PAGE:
“One must know where they have been before they can know where they are going,” shares eighth-grade math teacher Sharra Jones. February is Black History Month and in celebration, we asked SchoolStatus educators to tell us about how they highlight Black History in their classrooms and schools. “Understanding the true meaning of Black History means to understand the struggle of not only African Americans but America as a whole,” Jones explains. “It is not just Black History, it is American History.”
Incorporating Black History into the existing curriculum can be a challenge depending on the classroom subject you teach. Jones teaches eighth-grade math at Laurel Middle in Laurel, Mississippi, “I have to be a little creative with incorporating a Black History lesson that ties in with the standard that I will be teaching. I also have to find interesting ways to make it relevant to student lives so that they are willing to learn it.” This month Jones is focused on geometry and transformation. To really make the lesson come alive, Jones is looking to the half-time shows of Historically Black Colleges and Universities. Known for their style, showmanship, and amazing music, “the majority of these field routines involve numerous transformations written by important Black people that they probably have never heard of and that make a lot of money.” As an educator, Jones knows what elements will get a student’s attention, “My goal is to offer the students new Black History facts and show them that the things that we learn in math can be used in everyday life to earn you money and fame."
“It is important that we celebrate Black History Month in order to bring awareness to all people of the contributions that many African American men and women have made to our nation,” echoes seventh-grade English teacher Rachel Virgess. “It’s a time to honor and reflect upon the rich legacies that promote positive examples of exemplary leaders, intellectual giants, gifted entertainers, and dynamic social activists that took steps towards making prolific societal change for future generations.” Virgess’ classes will be doing just that with a variety of activities for her students.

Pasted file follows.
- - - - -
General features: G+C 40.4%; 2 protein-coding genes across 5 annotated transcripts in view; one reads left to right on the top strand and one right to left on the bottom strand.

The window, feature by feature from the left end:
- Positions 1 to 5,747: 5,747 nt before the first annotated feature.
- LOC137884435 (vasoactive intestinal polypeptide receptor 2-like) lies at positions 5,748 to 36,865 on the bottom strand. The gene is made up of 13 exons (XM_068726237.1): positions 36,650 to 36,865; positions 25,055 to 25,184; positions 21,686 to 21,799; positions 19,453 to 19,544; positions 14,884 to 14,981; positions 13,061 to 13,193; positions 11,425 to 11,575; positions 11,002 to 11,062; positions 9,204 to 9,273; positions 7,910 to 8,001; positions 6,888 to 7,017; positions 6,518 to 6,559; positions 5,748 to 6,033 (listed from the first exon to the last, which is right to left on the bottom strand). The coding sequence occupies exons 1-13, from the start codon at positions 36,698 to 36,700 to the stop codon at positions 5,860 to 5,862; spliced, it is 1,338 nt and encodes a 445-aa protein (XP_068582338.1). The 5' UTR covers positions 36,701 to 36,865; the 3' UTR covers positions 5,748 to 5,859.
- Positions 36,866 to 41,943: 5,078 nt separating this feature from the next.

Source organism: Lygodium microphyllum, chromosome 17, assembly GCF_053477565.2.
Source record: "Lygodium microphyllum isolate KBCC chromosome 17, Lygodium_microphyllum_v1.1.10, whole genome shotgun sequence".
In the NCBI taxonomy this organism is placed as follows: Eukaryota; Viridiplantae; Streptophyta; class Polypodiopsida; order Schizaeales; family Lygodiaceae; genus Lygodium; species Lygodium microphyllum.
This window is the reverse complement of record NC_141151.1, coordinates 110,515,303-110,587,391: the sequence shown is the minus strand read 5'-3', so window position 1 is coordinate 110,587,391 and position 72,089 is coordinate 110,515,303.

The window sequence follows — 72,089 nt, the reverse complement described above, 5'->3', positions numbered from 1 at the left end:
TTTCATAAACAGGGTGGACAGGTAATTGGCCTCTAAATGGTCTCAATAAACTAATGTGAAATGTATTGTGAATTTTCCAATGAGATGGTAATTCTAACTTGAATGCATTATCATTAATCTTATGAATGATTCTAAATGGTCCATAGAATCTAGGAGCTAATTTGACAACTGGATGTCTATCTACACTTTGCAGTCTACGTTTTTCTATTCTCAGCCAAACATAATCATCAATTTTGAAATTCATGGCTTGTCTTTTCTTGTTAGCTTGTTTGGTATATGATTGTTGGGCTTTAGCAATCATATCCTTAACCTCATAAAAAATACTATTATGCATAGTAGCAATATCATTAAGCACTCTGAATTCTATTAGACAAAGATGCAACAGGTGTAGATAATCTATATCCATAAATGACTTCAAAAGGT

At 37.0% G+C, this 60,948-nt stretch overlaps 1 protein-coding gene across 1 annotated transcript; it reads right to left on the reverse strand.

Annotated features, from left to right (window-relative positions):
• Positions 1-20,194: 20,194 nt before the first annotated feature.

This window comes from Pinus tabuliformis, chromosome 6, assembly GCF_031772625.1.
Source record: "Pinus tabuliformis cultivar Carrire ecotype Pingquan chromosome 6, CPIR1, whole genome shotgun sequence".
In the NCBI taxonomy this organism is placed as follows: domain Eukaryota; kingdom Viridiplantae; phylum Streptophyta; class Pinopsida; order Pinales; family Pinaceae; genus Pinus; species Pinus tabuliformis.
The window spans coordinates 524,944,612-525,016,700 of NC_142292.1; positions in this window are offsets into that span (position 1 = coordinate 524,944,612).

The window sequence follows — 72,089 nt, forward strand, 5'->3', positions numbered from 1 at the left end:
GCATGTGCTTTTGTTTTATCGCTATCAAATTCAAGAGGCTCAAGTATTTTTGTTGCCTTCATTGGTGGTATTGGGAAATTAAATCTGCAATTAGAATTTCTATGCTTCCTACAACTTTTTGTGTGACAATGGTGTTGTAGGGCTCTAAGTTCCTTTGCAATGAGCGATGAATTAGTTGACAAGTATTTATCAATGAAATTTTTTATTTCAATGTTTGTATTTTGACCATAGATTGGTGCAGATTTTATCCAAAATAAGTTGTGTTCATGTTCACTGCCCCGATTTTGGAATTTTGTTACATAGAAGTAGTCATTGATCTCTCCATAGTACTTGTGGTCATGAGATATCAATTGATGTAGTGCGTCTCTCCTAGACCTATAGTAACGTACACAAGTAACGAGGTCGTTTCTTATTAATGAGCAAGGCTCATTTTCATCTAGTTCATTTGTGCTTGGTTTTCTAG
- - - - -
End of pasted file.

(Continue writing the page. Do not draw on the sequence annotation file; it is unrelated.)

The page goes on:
“Black History Month lessons are incorporated into the curriculum in a number of ways,” Virgess explains. “We shine a weekly spotlight on famous African-American authors and poets. They will read the works of Nikki Giovanni, Langston Hughes, Toni Morrison, and Walter Dean Meyers. Students will get the opportunity to learn about the life and times of these literary giants, and how their work has contributed to American literature.”
That’s just the beginning, however. Virgess is also incorporating a lesson around the history of African American storytelling and quilting. “Students will learn how tales indicate that quilts were used as secret, coded maps to help guide slaves along the Underground Railroad,” she shares. “The quilts later became a sign of comfort and beauty to many across the ages, and have had special meaning in the African-American community. We will read various excerpts from fictional and nonfictional works about quilting and complete writing assignments based on information learned from the excerpts and class research.”